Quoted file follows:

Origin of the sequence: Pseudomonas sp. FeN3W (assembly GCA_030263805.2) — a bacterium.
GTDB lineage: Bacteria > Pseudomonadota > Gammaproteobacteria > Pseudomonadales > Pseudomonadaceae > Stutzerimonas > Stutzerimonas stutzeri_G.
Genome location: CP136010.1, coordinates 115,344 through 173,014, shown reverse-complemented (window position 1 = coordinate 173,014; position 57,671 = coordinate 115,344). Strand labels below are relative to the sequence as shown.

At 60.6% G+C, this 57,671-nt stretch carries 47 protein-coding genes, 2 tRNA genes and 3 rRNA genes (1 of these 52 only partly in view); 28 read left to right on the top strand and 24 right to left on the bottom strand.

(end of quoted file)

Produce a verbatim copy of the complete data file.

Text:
Origin of the sequence: Pseudomonas sp. FeN3W (assembly GCA_030263805.2) — a bacterium.
GTDB lineage: Bacteria > Pseudomonadota > Gammaproteobacteria > Pseudomonadales > Pseudomonadaceae > Stutzerimonas > Stutzerimonas stutzeri_G.
Genome location: CP136010.1, coordinates 115,344 through 173,014, shown reverse-complemented (window position 1 = coordinate 173,014; position 57,671 = coordinate 115,344). Strand labels below are relative to the sequence as shown.

At 60.6% G+C, this 57,671-nt stretch carries 47 protein-coding genes, 2 tRNA genes and 3 rRNA genes (1 of these 52 only partly in view); 28 read left to right on the top strand and 24 right to left on the bottom strand.